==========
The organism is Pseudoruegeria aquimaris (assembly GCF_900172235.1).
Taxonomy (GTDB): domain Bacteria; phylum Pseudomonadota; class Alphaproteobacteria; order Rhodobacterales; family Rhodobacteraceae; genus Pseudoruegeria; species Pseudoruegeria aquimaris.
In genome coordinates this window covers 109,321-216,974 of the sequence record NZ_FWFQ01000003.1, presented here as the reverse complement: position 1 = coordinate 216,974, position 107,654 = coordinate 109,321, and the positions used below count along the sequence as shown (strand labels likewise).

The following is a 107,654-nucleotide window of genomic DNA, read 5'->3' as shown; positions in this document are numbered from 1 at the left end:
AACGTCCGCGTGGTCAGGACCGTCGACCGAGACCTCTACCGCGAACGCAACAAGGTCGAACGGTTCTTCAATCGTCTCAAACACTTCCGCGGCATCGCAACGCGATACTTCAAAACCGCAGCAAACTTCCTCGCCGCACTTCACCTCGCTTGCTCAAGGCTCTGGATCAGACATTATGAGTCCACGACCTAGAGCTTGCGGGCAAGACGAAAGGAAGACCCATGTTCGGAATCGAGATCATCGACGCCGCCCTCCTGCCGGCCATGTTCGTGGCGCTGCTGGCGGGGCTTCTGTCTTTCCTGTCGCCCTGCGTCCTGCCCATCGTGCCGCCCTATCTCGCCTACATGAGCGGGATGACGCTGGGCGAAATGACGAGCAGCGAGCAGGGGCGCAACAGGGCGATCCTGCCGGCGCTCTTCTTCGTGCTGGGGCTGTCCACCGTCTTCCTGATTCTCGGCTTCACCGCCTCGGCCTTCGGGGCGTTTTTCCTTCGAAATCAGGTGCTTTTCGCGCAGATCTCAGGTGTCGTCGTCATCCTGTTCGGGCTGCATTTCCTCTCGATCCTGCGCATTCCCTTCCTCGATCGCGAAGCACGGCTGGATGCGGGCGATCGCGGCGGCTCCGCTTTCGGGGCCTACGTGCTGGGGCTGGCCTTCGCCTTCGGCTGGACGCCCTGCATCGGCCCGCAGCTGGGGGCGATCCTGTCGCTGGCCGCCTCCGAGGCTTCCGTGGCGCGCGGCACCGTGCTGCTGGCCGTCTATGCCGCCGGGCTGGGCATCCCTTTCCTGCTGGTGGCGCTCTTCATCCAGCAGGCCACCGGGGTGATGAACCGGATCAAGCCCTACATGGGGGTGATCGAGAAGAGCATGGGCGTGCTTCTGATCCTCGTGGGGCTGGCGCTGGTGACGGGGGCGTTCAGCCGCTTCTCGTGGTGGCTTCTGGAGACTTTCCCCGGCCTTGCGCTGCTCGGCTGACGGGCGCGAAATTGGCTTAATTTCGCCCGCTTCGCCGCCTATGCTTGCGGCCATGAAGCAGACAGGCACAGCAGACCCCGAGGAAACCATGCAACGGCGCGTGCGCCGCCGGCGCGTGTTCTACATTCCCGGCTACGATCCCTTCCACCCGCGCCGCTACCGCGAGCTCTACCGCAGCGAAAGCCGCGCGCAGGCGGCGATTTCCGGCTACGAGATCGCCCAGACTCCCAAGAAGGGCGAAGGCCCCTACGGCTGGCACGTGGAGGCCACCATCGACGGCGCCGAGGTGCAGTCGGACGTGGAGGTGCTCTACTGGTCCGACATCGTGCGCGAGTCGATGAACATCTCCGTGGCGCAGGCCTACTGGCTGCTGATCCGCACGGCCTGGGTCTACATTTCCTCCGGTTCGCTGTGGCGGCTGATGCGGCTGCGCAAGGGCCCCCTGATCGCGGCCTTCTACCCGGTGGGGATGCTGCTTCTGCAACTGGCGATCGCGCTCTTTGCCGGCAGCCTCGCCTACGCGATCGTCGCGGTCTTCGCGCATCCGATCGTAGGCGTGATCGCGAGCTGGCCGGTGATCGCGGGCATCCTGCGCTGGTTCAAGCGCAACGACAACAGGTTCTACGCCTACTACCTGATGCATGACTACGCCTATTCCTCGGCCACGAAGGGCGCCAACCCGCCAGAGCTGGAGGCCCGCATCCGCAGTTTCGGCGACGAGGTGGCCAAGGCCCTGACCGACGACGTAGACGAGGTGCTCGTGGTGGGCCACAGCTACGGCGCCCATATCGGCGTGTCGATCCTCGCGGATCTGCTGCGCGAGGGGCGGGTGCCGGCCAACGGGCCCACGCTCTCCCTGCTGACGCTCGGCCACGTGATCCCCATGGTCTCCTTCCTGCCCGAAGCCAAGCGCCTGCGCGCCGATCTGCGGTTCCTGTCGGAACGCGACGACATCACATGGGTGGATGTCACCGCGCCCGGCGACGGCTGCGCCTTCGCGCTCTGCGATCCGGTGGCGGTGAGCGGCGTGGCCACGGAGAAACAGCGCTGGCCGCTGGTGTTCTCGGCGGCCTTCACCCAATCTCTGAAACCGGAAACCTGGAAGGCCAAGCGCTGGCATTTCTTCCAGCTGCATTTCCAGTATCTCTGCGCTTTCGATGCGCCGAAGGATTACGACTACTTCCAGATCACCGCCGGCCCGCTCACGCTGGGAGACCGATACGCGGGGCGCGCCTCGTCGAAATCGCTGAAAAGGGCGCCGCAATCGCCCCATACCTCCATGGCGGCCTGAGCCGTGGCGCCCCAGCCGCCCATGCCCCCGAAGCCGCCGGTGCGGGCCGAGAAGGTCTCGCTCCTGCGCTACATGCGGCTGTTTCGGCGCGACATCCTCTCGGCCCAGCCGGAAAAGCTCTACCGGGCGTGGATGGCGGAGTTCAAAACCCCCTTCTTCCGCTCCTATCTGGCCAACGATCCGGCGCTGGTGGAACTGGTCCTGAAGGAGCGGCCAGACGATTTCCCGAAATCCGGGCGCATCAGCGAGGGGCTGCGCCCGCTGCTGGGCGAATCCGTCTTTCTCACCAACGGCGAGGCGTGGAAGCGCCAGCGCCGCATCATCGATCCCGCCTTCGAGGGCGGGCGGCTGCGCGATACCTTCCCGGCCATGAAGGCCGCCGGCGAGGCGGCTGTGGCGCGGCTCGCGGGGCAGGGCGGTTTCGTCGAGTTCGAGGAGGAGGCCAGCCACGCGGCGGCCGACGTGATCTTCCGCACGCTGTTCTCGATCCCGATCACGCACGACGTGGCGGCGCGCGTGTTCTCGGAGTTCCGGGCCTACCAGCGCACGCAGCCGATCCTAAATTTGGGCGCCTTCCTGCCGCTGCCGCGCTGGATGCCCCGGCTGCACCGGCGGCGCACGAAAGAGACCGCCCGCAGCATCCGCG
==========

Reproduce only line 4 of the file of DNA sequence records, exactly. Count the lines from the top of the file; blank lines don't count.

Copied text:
The following is a 107,654-nucleotide window of genomic DNA, read 5'->3' as shown; positions in this document are numbered from 1 at the left end: